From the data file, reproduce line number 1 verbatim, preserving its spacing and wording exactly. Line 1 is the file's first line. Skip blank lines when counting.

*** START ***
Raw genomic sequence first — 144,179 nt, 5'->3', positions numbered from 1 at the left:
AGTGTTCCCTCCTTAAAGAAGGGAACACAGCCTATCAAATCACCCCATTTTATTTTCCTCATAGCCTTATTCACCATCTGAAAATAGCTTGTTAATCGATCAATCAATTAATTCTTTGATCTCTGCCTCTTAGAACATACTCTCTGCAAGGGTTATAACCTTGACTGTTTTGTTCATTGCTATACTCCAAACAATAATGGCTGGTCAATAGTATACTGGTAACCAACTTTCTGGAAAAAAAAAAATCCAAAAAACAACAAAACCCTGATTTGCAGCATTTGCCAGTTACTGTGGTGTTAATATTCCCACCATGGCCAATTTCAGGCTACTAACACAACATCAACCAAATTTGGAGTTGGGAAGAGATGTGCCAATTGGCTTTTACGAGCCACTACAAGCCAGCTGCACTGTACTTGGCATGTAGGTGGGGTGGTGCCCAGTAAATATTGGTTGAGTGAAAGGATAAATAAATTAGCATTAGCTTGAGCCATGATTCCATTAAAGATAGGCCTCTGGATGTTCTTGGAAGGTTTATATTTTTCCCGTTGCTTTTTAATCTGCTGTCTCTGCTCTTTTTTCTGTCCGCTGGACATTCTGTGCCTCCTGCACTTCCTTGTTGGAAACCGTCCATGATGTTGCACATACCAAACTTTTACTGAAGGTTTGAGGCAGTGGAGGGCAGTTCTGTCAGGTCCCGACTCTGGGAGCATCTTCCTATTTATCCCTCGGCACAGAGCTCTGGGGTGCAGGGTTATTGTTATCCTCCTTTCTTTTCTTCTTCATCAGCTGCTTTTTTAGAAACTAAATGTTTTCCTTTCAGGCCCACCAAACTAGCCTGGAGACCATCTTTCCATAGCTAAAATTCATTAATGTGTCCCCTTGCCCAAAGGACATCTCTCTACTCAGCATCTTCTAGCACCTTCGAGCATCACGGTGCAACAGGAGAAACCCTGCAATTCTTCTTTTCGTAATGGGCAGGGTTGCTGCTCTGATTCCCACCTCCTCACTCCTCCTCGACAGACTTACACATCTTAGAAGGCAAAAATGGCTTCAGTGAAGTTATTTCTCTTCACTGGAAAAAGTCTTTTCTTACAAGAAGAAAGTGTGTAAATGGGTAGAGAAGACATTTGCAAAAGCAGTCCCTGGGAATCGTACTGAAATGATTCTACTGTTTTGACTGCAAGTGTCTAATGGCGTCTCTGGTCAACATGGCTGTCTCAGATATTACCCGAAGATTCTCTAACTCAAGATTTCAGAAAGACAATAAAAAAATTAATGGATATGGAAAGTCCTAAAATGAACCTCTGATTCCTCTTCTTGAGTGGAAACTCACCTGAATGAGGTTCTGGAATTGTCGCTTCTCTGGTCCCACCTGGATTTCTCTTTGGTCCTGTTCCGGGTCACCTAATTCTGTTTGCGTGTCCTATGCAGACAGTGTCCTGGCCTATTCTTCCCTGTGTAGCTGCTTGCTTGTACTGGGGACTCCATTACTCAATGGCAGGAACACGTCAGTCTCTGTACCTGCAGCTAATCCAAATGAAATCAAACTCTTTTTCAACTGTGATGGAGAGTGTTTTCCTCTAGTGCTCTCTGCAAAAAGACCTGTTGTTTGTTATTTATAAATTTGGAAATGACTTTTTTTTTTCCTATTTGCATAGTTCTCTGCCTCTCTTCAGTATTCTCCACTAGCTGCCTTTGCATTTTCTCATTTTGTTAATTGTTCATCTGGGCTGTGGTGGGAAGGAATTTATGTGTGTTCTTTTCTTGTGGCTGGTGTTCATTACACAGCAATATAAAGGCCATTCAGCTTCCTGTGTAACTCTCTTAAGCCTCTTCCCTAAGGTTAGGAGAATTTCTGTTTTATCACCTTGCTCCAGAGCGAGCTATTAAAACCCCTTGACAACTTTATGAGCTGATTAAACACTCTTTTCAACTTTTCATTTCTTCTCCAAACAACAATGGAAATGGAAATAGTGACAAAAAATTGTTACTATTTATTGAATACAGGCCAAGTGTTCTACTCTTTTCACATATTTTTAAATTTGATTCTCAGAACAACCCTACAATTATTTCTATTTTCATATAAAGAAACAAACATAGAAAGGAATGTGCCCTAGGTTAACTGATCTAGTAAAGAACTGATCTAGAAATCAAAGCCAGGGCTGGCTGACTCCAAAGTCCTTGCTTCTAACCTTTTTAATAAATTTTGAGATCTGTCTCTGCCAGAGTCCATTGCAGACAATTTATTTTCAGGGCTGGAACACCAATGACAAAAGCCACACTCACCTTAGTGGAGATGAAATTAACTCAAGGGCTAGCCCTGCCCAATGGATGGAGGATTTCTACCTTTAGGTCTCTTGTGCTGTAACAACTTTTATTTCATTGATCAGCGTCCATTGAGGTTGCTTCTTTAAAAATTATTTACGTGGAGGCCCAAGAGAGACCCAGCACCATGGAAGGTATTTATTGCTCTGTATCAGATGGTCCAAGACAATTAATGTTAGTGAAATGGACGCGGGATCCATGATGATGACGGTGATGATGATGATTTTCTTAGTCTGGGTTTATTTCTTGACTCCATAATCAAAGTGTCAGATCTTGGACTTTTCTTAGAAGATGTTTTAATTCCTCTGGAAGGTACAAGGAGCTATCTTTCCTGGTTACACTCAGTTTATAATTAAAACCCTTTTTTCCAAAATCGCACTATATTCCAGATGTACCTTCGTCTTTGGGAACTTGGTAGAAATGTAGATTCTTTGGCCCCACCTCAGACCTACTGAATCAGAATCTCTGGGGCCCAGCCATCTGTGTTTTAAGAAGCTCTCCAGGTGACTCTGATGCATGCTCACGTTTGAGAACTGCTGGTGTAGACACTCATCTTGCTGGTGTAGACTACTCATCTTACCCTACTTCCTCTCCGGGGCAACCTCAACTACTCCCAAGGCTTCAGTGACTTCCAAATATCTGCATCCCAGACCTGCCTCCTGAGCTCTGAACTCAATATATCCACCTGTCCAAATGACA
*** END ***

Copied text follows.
Raw genomic sequence first — 144,179 nt, 5'->3', positions numbered from 1 at the left: